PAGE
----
Tempted to get rid of your mortgage early? Whether paying off your mortgage ahead of time is a good financial decision or something that will ruin your finances will depend on your individual situation. 

If paying off your mortgage early is on your radar, comparing different options is essential in order to ensure you save money in the long run.  

While owning your home outright and being able to put your monthly mortgage payments elsewhere might be tempting, it’s important to avoid putting your finances at risk by an uninformed decision. 

This article will go through everything you need to know before you pay off your mortgage early. 

Making Additional Mortgage Payments

Do you want to join the club and pay your mortgage sooner than you’ve originally planned?

You might be motivated to pay off your mortgage early by a vision of saving money on interest, getting the pressure of debt off your chest, and achieving the desired financial freedom. 

There are a few different methods by which you can pay your mortgage before the scheduled timeline. The most common ones include:

1. Increasing Your Mortgage Payments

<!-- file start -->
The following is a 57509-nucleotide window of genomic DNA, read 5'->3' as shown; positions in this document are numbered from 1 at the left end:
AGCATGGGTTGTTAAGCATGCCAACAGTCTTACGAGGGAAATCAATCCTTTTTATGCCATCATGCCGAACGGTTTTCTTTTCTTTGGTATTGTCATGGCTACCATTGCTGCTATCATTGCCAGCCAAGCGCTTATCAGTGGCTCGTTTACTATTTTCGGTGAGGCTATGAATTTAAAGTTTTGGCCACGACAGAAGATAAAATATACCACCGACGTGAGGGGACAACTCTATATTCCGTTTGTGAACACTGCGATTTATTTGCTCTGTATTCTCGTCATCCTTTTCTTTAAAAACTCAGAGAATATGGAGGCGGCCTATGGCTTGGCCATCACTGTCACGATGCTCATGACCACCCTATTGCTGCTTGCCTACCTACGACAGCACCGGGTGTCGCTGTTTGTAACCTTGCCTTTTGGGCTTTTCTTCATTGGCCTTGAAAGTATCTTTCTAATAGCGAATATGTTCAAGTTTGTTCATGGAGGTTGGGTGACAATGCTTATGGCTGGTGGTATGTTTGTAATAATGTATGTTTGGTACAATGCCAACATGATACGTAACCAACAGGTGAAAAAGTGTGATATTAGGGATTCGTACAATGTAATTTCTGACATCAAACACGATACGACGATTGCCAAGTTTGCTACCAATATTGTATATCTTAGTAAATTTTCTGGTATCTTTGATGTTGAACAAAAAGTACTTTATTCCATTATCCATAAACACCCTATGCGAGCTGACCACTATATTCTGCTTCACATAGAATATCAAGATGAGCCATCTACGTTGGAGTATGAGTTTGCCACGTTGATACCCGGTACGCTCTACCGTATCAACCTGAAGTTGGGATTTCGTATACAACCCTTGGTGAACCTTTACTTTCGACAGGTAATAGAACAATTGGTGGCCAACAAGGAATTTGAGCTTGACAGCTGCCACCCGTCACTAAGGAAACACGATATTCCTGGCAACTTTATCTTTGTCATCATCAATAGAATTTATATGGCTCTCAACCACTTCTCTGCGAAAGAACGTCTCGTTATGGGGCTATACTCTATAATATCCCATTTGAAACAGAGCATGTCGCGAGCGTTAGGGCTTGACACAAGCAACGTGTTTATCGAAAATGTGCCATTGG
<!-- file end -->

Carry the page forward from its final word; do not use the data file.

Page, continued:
Increasing the amount you pay for your mortgage every month will help you to pay off the principal amount ahead of time. This can mean rounding up your payments from $780 to $800 or just adding extra 10 dollars on top of your monthly payments.

A small increase in monthly payments that you’ll hardly notice in your day-to-day life can make a significant difference in terms of your long-term finances. 

Check the conditions in your mortgage contract and carefully consider your finances before you make the changes. Keep in mind that most of the time, you can’t reduce the amount back down after you’ve increased it. 

This can be risky and if you don’t carefully plan this decision and don’t have substantial savings to back it up, it can leave you money-poor in the future. 

2. Making a Lump-sum Payment

Making extra lump-sum payments in addition to your regular payments is a straightforward way of paying your mortgage ahead of time. You can simply schedule regular extra payments and complete 13 or 14 payments a year instead of the planned 12. 

Many people choose to make a lump-sum payment with an unexpected income, such as bonuses or profits made from investments. 

The lump sum you can make is usually between 10% and 20% of the original mortgage amount.

But because every mortgage contract is different, you should always check your conditions which will state specific times at which you are able to add lump-sum payments to your mortgage. 

According to your contract, the lump-sum payments can be made:

  • before the end of your term
  • at the end of your term
  • at certain times during your term
  • on certain dates set out in your contract

Additionally, make sure that doing so won’t result in extra fees from your lender. This could cause that the fees are higher than the amount saved.